Recently I was graced to travel to Lafayette, Louisiana, and spend the better part of a week with some of the good people of the bayou.

Father Sam Fontana of St. Joseph Catholic Church in Rayne brought me there. The night before I flew out, he told me, “I need to visit the bishop tomorrow, then make a bread pudding.”

Now that’s a priest!

As you may know, the French-speaking Acadians  (from which the word Cajun is derived) were expelled by the British from Nova Scotia in 1755 and made their way to southern Louisiana. Along with the Indians, Africans, Creoles, Frenchmen and Spaniards who lived there, they contributed to produce a rich historical-cultural gumbo that has evolved over the centuries. 

Cajuns are fiercely proud of their culture and way of life. Wary of outsiders — “If it’s tourist season, why can’t we shoot ’em?” read one bumper sticker — they were nonetheless hugely welcoming, generous and hospitable to me.

The original farm-to-table folks, Cajuns are also passionate about their food. At one glorious home-cooked dinner I had shrimp étouffée, corn maque-choux and a Jean Lafitte Ginger Ale Swamp Pop. One Lafayette resident enthusiastically described a breakfast slider consisting of a deep-fried boudin ball, a slice of bacon and a biscuit, all smothered in Steen’s Pure Cane Syrup. I stayed at an Airbnb in St. Martinville owned by Rien Fertel, author of “The One True Barbecue: Fire, Smoke and the Pitmasters Who Cook the Whole Hog.”

Cajun men cook as much and as well as the women. Father Sam and his brother Vince will be entering the gumbo cook-off fundraiser for St. Paul the Great Academy again this year. Apparently, the best jambalaya in Vermilion Parish is made by the Indian Bayou volunteer fire department. And, on a sunrise tour of the Atchafalaya Swamp, the boatman nimbly skirted cypress stumps, spotted alligators and spoke of the picante sauce he’d made to go with the gallon Ziploc of frogs’ legs a friend had just given him.

During my stay, I visited the Jungle Gardens at Avery Island, home of the Tabasco pepper sauce factory and fortune. I tramped to the Longfellow-Evangeline State Historic Site on the Bayou Teche. (Longfellow’s 1847 epic poem “Evangeline” is about a love affair doomed by the expulsion of the Acadians from Canada.) In downtown Lafayette, I ducked in to pray at the Cathedral of St. John the Evangelist, and marveled at the Cathedral Oak, by some accounts the second biggest oak tree in the U.S. (its circumference has been reported at 29 feet 6 inches tall).

But the heart of my visit was the “Acadiana Encounter” spearheaded by Father Sam and modeled after the lay movement Communion and Liberation’s “New York Encounter” held in Manhattan each year.

“The first annual Acadiana Encounter,” the flyer explained, will “explore topics such as a growing Acadiana, the tension of violence in the country, mercy in our community, the erosion of the coastline.”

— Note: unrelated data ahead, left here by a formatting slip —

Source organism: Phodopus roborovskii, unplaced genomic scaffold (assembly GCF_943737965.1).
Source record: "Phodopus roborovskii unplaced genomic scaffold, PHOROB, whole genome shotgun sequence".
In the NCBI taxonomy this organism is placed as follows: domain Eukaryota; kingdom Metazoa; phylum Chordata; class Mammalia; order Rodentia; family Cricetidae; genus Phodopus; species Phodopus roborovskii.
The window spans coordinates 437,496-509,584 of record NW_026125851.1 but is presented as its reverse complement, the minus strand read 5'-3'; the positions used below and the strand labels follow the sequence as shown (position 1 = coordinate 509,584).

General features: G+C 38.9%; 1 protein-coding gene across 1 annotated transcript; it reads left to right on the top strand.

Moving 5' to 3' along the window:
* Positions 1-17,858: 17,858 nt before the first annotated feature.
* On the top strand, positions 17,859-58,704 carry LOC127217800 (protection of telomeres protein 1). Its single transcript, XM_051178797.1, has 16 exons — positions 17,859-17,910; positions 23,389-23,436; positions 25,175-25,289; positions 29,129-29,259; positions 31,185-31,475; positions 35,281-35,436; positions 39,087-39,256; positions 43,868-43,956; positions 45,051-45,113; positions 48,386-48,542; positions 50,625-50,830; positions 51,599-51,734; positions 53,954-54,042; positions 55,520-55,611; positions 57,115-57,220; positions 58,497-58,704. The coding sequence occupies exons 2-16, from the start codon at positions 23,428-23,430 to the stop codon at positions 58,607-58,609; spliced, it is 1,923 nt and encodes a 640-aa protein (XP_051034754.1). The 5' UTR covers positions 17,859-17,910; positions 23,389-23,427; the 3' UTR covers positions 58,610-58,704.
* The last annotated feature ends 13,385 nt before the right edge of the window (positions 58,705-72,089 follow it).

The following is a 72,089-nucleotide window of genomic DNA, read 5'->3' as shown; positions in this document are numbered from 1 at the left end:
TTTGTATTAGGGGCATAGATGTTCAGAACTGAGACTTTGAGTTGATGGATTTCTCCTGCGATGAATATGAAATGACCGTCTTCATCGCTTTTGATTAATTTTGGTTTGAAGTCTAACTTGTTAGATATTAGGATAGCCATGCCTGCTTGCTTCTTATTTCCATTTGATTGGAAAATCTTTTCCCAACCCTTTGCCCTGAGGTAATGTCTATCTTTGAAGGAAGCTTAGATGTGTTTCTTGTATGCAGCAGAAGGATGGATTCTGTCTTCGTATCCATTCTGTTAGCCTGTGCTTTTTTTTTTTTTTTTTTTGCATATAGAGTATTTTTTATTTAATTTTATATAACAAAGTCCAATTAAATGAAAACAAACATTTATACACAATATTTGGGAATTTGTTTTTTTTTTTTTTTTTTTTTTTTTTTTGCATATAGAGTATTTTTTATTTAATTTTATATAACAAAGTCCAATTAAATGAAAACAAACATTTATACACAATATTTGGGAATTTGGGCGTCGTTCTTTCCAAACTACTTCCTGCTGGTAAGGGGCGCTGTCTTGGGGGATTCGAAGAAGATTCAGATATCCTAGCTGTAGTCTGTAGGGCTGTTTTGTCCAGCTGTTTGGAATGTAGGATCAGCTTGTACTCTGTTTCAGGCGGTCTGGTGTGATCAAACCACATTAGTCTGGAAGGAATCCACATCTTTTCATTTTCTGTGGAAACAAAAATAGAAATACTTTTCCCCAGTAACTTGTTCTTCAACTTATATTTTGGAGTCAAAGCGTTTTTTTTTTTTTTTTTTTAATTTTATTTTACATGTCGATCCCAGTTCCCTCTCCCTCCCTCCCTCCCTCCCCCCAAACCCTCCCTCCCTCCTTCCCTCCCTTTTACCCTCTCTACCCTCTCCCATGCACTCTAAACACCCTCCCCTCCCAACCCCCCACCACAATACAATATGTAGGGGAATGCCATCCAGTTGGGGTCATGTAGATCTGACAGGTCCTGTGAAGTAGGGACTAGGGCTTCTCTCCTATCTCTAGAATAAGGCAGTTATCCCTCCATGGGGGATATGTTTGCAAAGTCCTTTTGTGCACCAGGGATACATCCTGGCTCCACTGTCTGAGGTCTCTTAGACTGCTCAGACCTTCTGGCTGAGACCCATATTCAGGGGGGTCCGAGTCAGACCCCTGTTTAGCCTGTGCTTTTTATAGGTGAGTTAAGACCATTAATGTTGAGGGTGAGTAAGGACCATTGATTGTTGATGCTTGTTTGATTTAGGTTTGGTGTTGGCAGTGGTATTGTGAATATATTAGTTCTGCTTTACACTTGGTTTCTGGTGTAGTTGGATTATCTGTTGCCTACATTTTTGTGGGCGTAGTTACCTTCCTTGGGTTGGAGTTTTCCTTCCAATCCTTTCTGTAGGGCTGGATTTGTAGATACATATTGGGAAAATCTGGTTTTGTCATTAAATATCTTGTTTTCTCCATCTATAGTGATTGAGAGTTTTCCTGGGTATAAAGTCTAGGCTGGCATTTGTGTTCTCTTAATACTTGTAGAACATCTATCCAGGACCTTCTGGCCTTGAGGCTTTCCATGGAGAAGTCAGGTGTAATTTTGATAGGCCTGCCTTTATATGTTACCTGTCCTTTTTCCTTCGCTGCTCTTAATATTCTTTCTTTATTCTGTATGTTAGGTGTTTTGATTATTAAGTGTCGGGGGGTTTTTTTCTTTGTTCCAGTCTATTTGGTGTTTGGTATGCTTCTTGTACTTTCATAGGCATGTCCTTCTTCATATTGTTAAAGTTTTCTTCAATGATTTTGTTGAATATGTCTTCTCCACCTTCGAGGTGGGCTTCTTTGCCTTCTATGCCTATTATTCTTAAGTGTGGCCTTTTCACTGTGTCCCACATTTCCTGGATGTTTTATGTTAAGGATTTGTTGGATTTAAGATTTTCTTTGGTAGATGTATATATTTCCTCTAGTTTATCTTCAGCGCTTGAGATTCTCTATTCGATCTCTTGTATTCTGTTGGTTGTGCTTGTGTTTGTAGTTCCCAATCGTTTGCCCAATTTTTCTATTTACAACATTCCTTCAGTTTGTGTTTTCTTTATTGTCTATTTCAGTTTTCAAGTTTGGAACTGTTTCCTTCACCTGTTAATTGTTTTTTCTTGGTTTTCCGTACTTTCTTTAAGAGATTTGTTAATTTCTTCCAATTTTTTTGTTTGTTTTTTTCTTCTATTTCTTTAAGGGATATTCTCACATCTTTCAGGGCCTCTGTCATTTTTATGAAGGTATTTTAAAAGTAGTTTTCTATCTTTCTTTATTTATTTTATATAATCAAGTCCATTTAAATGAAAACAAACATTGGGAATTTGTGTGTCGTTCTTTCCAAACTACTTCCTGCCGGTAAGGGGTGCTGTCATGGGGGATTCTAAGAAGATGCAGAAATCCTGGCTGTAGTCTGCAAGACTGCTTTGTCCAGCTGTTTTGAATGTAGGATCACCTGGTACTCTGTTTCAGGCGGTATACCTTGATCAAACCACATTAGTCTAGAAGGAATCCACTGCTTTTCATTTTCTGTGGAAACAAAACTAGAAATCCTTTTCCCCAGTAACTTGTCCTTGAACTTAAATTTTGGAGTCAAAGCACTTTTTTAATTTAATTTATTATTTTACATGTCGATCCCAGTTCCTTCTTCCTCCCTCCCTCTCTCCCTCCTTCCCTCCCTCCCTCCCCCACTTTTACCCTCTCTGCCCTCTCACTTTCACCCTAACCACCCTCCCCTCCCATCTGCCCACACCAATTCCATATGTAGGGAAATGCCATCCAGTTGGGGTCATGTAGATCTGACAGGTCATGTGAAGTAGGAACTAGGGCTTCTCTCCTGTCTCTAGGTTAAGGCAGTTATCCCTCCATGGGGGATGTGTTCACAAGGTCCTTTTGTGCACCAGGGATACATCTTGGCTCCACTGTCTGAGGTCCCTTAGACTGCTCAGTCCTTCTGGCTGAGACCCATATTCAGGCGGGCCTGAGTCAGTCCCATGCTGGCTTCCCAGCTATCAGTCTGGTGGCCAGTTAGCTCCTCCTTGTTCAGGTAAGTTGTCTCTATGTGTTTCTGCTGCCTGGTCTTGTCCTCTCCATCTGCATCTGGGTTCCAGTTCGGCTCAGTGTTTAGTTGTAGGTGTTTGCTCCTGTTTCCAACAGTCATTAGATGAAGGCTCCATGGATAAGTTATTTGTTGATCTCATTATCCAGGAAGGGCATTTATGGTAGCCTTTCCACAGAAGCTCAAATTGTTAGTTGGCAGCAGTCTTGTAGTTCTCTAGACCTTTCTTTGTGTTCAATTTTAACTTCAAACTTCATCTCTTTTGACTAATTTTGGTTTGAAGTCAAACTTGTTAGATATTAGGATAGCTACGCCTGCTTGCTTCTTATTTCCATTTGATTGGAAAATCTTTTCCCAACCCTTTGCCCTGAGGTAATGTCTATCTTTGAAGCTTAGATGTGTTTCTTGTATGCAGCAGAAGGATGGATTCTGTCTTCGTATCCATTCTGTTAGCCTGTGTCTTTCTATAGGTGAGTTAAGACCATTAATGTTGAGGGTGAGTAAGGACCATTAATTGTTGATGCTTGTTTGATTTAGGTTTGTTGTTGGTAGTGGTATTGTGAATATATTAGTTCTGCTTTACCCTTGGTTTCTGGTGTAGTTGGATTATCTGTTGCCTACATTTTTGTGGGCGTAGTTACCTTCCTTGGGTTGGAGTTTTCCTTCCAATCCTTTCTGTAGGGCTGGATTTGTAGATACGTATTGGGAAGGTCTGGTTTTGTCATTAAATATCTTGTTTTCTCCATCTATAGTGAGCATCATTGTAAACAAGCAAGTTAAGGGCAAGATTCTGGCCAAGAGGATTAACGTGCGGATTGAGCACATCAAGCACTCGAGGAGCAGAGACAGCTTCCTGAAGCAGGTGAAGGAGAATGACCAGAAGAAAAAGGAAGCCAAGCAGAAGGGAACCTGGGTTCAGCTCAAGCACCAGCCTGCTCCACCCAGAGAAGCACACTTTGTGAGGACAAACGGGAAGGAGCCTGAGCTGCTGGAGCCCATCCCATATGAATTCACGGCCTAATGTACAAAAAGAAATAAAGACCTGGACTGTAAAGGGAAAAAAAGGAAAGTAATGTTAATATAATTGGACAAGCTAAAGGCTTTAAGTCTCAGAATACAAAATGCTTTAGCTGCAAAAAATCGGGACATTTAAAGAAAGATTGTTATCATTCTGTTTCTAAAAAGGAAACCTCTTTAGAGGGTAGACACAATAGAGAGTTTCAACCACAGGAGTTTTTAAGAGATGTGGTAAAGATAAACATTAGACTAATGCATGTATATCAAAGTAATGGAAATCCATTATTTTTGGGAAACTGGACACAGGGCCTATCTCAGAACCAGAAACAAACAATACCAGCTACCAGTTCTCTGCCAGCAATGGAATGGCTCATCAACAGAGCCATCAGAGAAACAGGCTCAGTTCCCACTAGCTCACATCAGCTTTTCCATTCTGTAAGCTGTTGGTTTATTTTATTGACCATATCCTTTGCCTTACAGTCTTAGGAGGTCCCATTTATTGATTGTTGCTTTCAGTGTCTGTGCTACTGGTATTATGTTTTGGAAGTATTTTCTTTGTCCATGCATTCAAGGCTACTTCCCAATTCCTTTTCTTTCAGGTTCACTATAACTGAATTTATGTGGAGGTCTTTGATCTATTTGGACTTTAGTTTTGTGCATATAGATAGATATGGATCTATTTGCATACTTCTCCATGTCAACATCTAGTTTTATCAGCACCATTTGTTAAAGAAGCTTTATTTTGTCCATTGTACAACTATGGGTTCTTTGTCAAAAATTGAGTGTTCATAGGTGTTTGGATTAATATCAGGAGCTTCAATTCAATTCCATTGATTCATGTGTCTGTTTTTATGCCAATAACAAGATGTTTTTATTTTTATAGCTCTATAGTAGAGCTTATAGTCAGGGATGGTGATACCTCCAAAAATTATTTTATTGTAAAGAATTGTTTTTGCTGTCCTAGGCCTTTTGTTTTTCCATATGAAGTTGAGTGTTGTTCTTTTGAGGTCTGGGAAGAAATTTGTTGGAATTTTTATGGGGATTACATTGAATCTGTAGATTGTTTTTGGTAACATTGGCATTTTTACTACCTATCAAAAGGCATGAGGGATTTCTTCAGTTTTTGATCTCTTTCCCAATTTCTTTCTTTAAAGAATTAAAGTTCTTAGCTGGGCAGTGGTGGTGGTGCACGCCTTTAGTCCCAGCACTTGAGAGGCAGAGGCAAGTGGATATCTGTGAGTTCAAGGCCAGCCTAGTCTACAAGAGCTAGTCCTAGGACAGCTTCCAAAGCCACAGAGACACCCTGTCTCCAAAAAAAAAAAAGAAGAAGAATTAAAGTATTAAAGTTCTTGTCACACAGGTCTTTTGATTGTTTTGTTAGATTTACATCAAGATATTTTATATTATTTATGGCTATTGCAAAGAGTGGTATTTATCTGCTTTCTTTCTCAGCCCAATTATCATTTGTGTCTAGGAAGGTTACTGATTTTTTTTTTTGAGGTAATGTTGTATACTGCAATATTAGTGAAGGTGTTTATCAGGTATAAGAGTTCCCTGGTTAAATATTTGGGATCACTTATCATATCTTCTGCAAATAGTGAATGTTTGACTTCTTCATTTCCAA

The event ran from Friday evening through the “song and celebration” of a trio of Cajun musicians Saturday night. From start to finish — and to my inexpressible delight — it emblemized the spirit and theology from which I write this column: namely, that the mark of the follower of Christ is a wide-ranging curiosity, a sense of wonder and mystery and a profound love of place. 

The encounter kicked off with “Poetry: A Word Which Opens the World,” a panel of three female academics who discussed the work, among others, of Wendell Berry, Richard Wilbur and Naomi Shihab Nye. Saturday dialogues included “Race and Media in a Culture of Confrontation,” “The Changing Culture of Human Sexuality” (during which a retired wetlands manager choked up as he shared that his third child is transgender), “The Face of God is Mercy,” and “Land’s End: The Erosion of Louisiana’s Coastal Cultures” and “Acadiana’s Changing Face and Steadfast Heart.”

I counted it as a great honor to have been invited from Los Angeles to deliver a talk called “The Choice of Fire: A Writer’s Vocation.” 

Clearly, we are famished for real conversation. There were lively discussions around the food table, people jotting notes and exchanging contact info, laughter, tears and amazed exclamations of “Why don’t we have more of this?”

Always, to step outside the lines is a risk. To try something that’s never been done before. To include an “outsider.” To open a dialogue about the issues that drive our lives and about which we tend to remain strangely silent — race, sex, the poetry of our souls, our longing to encounter Christ: those are things requiring the heart of a warrior.

May we all increasingly encounter Christ: in our food, our flowers, birds and trees, our neighbors, our bayous and our city streets. 

May Father Sam’s great adventure plant a seed in every Catholic heart.

And God may not play favorites, but I personally am going to pray that Father Sam and his brother win that gumbo cook-off.

Heather King is a blogger, speaker and the author of several books.